They can be manufactured from several different materials which are then coated with either rubber or urethane.  The rubber and urethane coating tend to be more popular than bare iron as they offer extra protection against floor damage with the urethane being a better quality coating which would last longer.

Cast Iron Calibrated Plates

Cast iron plates tend to be made with a sand cast mould.  The mould, in the shape of the plate, is filled with sand and then usually has molten scrap metal poured inside.  Because of its use of scrap metal, these type of plates are much cheaper to produce.

Cast iron plates typically have tiny pockets of air, this is due to the different kinds of metals being used and the processing of pouring molten metal into the mould.  This does mean that the plate can be less accurate than one which has been machined from solid steel.

Once cast, the plates typically have two ‘pockets’ referred to as calibrated plugs.  The plugs are filled with lead, the lead is what helps the plate to attain its required weight and to become calibrated as lead is far denser than steel.

However, there have been instances of the calibrated plugs working their way loose and falling out. In this instance you will be left with the tolerance of a cast iron plate, which isn’t particularly accurate!

The finished plate is then powder coated, usually to the colour corresponding to its weight i.e. red to indicate 25kg or 55lbs.  The reason you are unlikely to see a cast iron plate finished with a coating such as nickel is because they have a poor surface finish.  Powder coating offers a much thicker coating that disguises these defects.  A finish such as nickel would actually highlight them and makes manufacturing them that much harder.

Steel Calibrated Plates

Machined calibrated steel plates are made using a lathe.  A lathe is a machining tool that is used to shape metal using various methods such as cutting, knurling, turning, drilling etc.

A solid steel disc is put up into a lathe.  The lathe cuts away the surface of the steel disc forming it into it’s shape. They are weighed and programs adjusted according to the density of the disc which changes with each batch of material.

As they are machined to accuracy they don’t require any additional materials to be added.

Each plate is then finished with a coating or either zinc or nickel, this is to offer the plates a layer of protection against the elements to help with the prevention of rust. Nickel is a more superior coating as not only does it look nicer, but it’s stronger meaning it will last longer.

Calibrated Plates

Are Calibrated Plates Worth It?

If you lift a large amount of weight then calibrated plates are certainly worth it. They are thinner so you can load more plates onto a barbell and they are more accurate meaning the weight load is equally distributed.

If you’re loading a 25kg bumper plate on each side of your barbell you wouldn’t necessarily notice any weight imbalance when squatting, benching or deadlifting.  However, if you load four 25kg plates on each side you’d expect to be lifting 200kg (excluding the bar and collars).  The reality though is there could be a significant difference:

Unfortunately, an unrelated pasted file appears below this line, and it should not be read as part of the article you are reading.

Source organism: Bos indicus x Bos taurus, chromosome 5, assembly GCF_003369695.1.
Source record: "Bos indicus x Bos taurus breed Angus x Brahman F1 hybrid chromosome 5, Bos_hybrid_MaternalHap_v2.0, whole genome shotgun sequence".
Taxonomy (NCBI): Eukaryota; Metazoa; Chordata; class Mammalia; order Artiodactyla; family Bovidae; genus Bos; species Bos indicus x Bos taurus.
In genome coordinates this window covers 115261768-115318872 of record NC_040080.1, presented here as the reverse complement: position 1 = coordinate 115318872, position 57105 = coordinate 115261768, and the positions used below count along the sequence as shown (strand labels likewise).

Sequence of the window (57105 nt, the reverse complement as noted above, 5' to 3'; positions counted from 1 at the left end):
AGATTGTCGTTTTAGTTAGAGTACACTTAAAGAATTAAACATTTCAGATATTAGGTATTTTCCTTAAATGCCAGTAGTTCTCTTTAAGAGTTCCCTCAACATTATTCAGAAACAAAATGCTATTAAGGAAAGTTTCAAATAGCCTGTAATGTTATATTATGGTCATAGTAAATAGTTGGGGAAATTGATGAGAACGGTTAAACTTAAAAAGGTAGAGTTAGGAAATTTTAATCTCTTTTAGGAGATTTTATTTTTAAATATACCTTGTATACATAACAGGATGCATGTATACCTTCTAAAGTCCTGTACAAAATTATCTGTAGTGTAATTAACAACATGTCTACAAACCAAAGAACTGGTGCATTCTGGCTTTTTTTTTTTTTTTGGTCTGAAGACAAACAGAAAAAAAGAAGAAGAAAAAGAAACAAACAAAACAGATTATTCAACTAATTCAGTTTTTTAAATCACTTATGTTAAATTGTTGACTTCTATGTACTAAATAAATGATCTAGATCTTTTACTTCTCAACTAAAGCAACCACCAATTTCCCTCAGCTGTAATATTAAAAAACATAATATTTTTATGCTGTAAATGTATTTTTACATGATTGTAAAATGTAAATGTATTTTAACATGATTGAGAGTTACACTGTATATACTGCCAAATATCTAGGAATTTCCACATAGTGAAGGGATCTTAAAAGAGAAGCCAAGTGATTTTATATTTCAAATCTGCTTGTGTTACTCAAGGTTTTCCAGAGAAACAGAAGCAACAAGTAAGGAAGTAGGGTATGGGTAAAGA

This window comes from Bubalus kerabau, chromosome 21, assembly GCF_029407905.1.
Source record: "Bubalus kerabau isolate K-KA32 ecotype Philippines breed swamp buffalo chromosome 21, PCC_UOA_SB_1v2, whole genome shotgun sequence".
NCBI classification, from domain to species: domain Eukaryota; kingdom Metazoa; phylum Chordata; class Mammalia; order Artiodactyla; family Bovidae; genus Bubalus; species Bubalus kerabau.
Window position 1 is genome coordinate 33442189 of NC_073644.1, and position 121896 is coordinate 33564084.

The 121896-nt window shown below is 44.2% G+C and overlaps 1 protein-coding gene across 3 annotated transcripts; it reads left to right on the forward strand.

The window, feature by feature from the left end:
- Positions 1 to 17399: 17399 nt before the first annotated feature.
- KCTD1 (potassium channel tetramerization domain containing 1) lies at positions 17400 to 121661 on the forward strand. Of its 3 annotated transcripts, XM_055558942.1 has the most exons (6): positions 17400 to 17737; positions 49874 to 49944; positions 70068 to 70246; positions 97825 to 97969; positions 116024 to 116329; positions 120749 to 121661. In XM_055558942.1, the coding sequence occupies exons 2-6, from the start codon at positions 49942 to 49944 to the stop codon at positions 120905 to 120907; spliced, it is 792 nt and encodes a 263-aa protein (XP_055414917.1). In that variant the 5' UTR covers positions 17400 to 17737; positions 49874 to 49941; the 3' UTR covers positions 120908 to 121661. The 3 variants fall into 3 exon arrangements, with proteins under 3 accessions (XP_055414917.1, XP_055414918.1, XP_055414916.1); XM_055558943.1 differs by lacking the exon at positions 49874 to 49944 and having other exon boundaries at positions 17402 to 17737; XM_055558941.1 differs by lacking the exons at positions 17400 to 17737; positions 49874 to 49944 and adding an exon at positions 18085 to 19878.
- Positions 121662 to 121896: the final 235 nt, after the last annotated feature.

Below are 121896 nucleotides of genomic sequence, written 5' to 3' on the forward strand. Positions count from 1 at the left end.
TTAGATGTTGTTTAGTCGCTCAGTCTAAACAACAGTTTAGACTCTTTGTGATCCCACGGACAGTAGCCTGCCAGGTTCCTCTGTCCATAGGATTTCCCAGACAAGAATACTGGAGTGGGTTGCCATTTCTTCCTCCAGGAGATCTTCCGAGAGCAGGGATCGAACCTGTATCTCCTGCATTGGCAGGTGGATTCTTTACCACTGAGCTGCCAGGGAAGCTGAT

Based on a 3% accuracy of each 25kg bumper plate, the total weight could vary between 194kg and 206kg, split unevenly across your barbell.

As a worst case scenario, based on 10% accuracy of each 25kg bumper plate, the weight difference could be as much as 180kg to 220kg, again split unevenly across your barbell.

This would be very noticeable when lifting! Essentially, accuracy becomes more important with the more you lift.

If you load 200kg of calibrated plates on your barbell, then you’re lifting 200kg pretty much on point.

When it comes to the thickness of the plate, the advantages are again noted by those who lift large amounts of weight.

When the plates are thinner it enables the user to load more plates on to their barbell and keeps the weight nearer to the center of the bar. 

This is beneficial for squatting and deadlifting as it helps to reduce bar whip.  Less whip means that the user remains more stable making the exercise safer to perform.

What Do The Different Colors On Calibrated Plates Mean?

Calibrated Plates are different colors to help with the identification of its weight.  This is important in a competition environment when a powerlifter has a barbell loaded with plates, it is then easy for the three referees to calculate the weight on the bar.   The colors are as follows:

  • 25kg plate / 55lb plate – Red plate
  • 20kg plate/ 44lb plate – Blue plate
  • 15kg plate / 33lb plate – Yellow plate
  • 10kg plate / 22lb plate – Green plate
  • 5kg plate / 11lb plate – White plate
  • 2.5kg plate / 5.5lb plate – Black plate

While we have referenced lbs above it is important to note that currently calibrated competition plates are only available in kgs.

Most, if not all, cast iron calibrated plates are powder coated, some solid steel plates feature a groove which is machined around the diameter of the plate, this is painted with its corresponding color.  Some steel plates offer no color coding so these would be unsuitable for a competition environment.

Are All Calibrated Plates The Same?

On the face of it, they may appear the same with slight aesthetic differences but there are some factors which mean that calibrated weight plates are not all the same.